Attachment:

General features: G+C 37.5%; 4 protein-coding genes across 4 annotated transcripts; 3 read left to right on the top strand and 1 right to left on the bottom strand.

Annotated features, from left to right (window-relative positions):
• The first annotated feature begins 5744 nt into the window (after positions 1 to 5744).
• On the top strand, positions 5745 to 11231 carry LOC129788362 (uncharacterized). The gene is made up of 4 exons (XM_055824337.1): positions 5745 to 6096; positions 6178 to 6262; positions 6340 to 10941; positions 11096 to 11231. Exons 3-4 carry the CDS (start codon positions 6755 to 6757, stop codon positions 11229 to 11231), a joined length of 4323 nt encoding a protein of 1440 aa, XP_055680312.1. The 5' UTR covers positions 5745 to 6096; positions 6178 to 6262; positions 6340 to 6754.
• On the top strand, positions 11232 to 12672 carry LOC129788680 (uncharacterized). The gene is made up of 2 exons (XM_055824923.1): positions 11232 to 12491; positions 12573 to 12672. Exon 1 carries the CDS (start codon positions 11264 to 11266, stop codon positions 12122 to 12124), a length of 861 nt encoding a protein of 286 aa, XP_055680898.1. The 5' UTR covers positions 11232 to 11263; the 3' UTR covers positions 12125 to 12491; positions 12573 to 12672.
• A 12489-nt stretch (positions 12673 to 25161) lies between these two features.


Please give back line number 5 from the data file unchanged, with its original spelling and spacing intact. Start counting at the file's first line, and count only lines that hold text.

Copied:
• On the top strand, positions 11232 to 12672 carry LOC129788680 (uncharacterized). The gene is made up of 2 exons (XM_055824923.1): positions 11232 to 12491; positions 12573 to 12672. Exon 1 carries the CDS (start codon positions 11264 to 11266, stop codon positions 12122 to 12124), a length of 861 nt encoding a protein of 286 aa, XP_055680898.1. The 5' UTR covers positions 11232 to 11263; the 3' UTR covers positions 12125 to 12491; positions 12573 to 12672.